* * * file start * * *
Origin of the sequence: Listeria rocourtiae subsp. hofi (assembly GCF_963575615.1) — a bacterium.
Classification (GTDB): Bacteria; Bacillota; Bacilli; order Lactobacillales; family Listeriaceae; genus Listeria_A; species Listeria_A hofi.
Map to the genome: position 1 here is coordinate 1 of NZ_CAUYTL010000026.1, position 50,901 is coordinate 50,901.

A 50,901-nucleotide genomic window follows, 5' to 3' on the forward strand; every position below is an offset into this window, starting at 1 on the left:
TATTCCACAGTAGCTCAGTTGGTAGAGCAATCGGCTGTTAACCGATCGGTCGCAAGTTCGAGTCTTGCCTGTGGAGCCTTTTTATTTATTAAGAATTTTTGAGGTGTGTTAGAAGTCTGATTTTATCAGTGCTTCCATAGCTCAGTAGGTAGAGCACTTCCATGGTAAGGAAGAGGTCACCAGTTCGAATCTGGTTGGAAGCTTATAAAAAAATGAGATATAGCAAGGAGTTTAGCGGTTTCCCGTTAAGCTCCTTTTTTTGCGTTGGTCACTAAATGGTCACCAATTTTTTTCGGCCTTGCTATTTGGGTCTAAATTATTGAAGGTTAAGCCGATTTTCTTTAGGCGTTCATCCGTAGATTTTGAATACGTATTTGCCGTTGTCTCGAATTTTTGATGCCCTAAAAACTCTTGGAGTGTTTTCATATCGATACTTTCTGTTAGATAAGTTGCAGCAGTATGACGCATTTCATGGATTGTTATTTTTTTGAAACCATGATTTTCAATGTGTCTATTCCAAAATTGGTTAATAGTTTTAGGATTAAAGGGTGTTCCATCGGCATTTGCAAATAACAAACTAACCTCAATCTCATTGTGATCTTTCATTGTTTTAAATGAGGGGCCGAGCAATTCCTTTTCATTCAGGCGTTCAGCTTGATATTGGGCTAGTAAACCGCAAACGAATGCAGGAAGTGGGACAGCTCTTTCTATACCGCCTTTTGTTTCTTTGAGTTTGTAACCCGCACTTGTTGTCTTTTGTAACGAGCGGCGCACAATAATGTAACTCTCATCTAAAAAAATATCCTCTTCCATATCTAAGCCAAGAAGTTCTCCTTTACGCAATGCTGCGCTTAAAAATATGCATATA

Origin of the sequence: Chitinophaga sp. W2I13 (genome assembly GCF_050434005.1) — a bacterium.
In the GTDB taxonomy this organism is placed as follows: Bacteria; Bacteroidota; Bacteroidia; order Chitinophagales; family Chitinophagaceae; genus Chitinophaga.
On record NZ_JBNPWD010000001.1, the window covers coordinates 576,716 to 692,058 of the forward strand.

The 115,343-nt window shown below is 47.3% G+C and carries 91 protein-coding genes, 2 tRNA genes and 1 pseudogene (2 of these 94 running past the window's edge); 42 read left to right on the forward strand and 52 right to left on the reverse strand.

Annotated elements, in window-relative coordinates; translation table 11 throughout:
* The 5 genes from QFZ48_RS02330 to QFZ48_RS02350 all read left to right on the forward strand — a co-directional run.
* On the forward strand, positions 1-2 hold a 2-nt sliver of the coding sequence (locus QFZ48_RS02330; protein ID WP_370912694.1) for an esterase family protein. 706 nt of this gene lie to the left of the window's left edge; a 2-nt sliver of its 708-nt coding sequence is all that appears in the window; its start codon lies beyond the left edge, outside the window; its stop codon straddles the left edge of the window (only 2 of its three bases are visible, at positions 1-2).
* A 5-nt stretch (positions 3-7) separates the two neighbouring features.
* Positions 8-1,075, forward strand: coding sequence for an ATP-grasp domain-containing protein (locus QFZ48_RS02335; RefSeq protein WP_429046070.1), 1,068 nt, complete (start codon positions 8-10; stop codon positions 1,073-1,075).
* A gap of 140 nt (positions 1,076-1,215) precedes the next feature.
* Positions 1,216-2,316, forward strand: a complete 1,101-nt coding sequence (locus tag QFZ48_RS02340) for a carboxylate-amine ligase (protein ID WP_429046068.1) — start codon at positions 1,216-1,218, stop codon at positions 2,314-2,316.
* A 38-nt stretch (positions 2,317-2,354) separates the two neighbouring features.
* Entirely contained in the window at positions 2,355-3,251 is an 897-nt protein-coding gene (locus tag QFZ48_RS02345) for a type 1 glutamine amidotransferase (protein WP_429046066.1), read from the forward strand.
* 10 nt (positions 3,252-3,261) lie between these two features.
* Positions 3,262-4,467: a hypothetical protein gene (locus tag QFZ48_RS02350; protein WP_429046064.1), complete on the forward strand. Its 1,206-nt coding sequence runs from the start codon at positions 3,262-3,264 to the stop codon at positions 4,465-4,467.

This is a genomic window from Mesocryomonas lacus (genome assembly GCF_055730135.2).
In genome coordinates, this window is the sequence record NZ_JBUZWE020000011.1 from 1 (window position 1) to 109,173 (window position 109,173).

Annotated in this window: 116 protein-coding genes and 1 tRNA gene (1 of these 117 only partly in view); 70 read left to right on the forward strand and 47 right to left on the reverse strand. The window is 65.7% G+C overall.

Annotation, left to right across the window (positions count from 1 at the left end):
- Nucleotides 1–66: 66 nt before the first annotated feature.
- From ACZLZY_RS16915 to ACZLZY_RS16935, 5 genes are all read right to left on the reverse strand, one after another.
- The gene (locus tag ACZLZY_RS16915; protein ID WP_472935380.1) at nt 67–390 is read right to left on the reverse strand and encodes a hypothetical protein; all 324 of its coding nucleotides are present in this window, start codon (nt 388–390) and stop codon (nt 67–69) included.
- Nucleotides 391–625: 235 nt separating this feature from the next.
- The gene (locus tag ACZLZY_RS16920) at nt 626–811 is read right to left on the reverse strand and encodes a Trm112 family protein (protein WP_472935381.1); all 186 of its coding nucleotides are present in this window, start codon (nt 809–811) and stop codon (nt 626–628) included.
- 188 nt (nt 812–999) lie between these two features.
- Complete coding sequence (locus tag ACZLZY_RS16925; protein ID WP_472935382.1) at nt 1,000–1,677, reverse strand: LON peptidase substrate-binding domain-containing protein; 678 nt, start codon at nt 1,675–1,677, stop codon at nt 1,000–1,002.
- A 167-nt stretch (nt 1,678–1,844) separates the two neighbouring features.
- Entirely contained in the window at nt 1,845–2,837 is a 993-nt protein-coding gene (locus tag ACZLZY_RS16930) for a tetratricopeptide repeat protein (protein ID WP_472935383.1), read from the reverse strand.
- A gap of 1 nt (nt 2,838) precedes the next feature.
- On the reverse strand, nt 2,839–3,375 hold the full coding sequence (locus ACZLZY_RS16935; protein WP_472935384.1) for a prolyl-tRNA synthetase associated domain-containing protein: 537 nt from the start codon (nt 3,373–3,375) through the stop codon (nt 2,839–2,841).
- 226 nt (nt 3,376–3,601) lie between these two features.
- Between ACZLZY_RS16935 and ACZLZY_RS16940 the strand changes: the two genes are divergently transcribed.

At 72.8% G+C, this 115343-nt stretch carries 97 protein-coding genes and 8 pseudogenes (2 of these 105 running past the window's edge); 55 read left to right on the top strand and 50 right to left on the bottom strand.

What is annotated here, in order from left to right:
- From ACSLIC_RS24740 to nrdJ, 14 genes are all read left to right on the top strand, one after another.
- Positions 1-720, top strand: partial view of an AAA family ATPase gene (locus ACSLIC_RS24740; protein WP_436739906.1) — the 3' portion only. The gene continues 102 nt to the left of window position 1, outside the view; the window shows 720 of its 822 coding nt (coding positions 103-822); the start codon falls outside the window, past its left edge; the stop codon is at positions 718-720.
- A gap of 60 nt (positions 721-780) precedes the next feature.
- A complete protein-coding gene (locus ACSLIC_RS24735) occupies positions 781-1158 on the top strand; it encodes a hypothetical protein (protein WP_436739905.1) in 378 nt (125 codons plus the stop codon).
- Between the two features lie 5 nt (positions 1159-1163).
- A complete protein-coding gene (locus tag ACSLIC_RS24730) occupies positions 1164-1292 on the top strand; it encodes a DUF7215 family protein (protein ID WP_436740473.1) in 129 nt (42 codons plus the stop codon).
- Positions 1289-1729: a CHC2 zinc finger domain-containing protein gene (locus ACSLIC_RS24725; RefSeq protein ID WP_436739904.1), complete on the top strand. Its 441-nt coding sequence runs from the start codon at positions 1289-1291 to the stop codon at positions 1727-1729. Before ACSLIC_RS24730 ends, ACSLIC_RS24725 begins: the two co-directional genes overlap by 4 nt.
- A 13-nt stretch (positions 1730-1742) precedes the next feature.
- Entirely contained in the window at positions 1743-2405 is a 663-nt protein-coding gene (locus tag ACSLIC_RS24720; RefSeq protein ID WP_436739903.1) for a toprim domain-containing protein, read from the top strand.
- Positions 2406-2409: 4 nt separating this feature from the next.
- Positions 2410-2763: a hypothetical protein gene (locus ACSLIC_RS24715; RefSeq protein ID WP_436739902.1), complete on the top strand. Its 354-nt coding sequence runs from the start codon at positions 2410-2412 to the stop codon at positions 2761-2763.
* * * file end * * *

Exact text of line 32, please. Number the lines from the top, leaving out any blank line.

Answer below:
- A 167-nt stretch (nt 1,678–1,844) separates the two neighbouring features.